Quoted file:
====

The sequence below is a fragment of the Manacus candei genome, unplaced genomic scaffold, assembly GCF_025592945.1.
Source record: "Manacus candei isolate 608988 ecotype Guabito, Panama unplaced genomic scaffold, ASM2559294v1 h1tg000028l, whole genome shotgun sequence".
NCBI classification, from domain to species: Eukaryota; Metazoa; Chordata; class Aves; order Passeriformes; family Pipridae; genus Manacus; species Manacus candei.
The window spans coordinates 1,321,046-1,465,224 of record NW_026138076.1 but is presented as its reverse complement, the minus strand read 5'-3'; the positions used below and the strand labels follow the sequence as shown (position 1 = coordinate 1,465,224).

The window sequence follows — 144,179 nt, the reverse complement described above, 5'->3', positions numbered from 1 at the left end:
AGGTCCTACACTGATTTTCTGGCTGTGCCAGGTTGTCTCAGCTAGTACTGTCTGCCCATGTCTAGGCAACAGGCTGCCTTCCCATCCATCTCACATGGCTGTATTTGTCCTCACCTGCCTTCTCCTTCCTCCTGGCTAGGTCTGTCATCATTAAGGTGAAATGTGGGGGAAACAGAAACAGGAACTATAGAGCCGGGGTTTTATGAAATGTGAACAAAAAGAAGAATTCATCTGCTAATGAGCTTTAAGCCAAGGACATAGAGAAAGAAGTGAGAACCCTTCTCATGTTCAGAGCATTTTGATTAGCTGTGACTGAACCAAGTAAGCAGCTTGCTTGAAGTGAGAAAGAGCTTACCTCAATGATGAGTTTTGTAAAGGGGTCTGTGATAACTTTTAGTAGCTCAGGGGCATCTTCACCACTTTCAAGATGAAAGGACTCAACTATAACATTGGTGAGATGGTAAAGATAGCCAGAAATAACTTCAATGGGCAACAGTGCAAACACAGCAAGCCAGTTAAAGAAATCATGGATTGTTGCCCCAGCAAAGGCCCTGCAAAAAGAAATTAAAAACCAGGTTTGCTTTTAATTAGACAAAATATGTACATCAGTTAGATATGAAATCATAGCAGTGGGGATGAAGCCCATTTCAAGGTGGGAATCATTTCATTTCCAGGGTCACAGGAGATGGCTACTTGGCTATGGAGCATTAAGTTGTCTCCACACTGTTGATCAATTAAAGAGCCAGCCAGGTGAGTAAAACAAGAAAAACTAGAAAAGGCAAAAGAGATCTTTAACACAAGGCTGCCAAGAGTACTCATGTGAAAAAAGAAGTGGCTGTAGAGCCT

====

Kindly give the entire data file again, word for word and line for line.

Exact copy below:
The sequence below is a fragment of the Manacus candei genome, unplaced genomic scaffold, assembly GCF_025592945.1.
Source record: "Manacus candei isolate 608988 ecotype Guabito, Panama unplaced genomic scaffold, ASM2559294v1 h1tg000028l, whole genome shotgun sequence".
NCBI classification, from domain to species: Eukaryota; Metazoa; Chordata; class Aves; order Passeriformes; family Pipridae; genus Manacus; species Manacus candei.
The window spans coordinates 1,321,046-1,465,224 of record NW_026138076.1 but is presented as its reverse complement, the minus strand read 5'-3'; the positions used below and the strand labels follow the sequence as shown (position 1 = coordinate 1,465,224).

The window sequence follows — 144,179 nt, the reverse complement described above, 5'->3', positions numbered from 1 at the left end:
AGGTCCTACACTGATTTTCTGGCTGTGCCAGGTTGTCTCAGCTAGTACTGTCTGCCCATGTCTAGGCAACAGGCTGCCTTCCCATCCATCTCACATGGCTGTATTTGTCCTCACCTGCCTTCTCCTTCCTCCTGGCTAGGTCTGTCATCATTAAGGTGAAATGTGGGGGAAACAGAAACAGGAACTATAGAGCCGGGGTTTTATGAAATGTGAACAAAAAGAAGAATTCATCTGCTAATGAGCTTTAAGCCAAGGACATAGAGAAAGAAGTGAGAACCCTTCTCATGTTCAGAGCATTTTGATTAGCTGTGACTGAACCAAGTAAGCAGCTTGCTTGAAGTGAGAAAGAGCTTACCTCAATGATGAGTTTTGTAAAGGGGTCTGTGATAACTTTTAGTAGCTCAGGGGCATCTTCACCACTTTCAAGATGAAAGGACTCAACTATAACATTGGTGAGATGGTAAAGATAGCCAGAAATAACTTCAATGGGCAACAGTGCAAACACAGCAAGCCAGTTAAAGAAATCATGGATTGTTGCCCCAGCAAAGGCCCTGCAAAAAGAAATTAAAAACCAGGTTTGCTTTTAATTAGACAAAATATGTACATCAGTTAGATATGAAATCATAGCAGTGGGGATGAAGCCCATTTCAAGGTGGGAATCATTTCATTTCCAGGGTCACAGGAGATGGCTACTTGGCTATGGAGCATTAAGTTGTCTCCACACTGTTGATCAATTAAAGAGCCAGCCAGGTGAGTAAAACAAGAAAAACTAGAAAAGGCAAAAGAGATCTTTAACACAAGGCTGCCAAGAGTACTCATGTGAAAAAAGAAGTGGCTGTAGAGCCT